UXG+: Google+ for Blogging

+Demian Farnworth comes up with some sage counter-arguments to +Mike Elgan’s exhortations that we should make Google+ our blogging platform: 8 Reasons You Should Never Give Up Your Own Blog for Google+

Disclaimer: I am participating in the latter’s Blogs of August experiment; as much as I’ve enjoyed the experience, the discussion that’s come out of it continues to emphasize why Google+ isn’t a replacement for blog software. Nor does it need to be. Let’s use the right tool for the right job. Let’s use more than one tool. Abandon the idea that one-size-fits all. One size fits one and everyone else has to alter themselves to make it work. That’s nonsense.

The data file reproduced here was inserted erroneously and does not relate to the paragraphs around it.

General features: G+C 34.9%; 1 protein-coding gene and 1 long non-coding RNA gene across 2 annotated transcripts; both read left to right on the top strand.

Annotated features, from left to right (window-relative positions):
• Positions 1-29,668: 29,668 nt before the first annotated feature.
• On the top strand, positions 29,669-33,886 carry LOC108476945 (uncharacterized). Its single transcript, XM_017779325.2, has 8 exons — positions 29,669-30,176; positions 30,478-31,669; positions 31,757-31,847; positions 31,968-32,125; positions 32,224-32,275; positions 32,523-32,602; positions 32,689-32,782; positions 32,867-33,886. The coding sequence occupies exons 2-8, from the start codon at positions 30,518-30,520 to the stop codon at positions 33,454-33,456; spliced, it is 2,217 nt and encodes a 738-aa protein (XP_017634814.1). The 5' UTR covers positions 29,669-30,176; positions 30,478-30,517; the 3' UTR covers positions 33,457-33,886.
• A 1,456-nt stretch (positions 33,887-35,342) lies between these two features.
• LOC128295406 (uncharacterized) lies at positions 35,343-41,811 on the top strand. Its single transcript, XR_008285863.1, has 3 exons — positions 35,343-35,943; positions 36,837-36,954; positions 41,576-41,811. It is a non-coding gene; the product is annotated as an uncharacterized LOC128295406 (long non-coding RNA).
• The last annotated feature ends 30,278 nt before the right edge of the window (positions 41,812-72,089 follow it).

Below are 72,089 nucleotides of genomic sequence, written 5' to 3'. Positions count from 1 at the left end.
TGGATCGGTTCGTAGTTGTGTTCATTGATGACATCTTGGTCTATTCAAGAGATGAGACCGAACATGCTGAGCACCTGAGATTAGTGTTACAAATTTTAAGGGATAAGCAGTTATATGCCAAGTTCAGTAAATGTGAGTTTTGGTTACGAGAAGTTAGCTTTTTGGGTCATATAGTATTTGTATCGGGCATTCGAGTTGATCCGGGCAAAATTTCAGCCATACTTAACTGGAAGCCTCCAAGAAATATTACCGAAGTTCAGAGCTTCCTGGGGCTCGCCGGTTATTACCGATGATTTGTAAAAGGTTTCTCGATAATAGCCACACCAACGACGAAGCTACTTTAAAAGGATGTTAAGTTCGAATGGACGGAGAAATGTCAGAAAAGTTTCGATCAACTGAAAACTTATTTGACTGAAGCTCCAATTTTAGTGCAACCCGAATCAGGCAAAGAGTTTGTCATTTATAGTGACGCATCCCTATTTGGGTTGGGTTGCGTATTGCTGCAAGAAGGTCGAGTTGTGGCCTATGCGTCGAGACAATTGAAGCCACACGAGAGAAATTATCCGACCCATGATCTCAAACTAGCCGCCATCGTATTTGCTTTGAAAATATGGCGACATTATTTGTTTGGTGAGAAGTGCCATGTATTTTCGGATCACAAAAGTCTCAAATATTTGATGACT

The ninth reason to keep your own blog is that a blog can be anything you want it to be. You are in control. Although many people initially perceived blogs as public journal, nothing about blogging software constrains the presentation to the chronological nor the content to the personal. Blogs can publish collections (recipes), be image-based (photo galleries), have multiple authors, can be fact or fiction, current or historical, original content or links to other content.

So the main difference is that with blog software you have control over both the content and the presentation. With Google+, you must force your content into Google’s (ever-changing) mode of presentation. In the early days of Google+, it felt like a post could be anything but as the team has pushed for a “more beautiful and simpler Google+” much of the flexibility has disappeared.

What Google+ is good at is enabling interaction: discovery, commenting and sharing, and moderation (muting, blocking) are all much easier on Google+ than on blogs.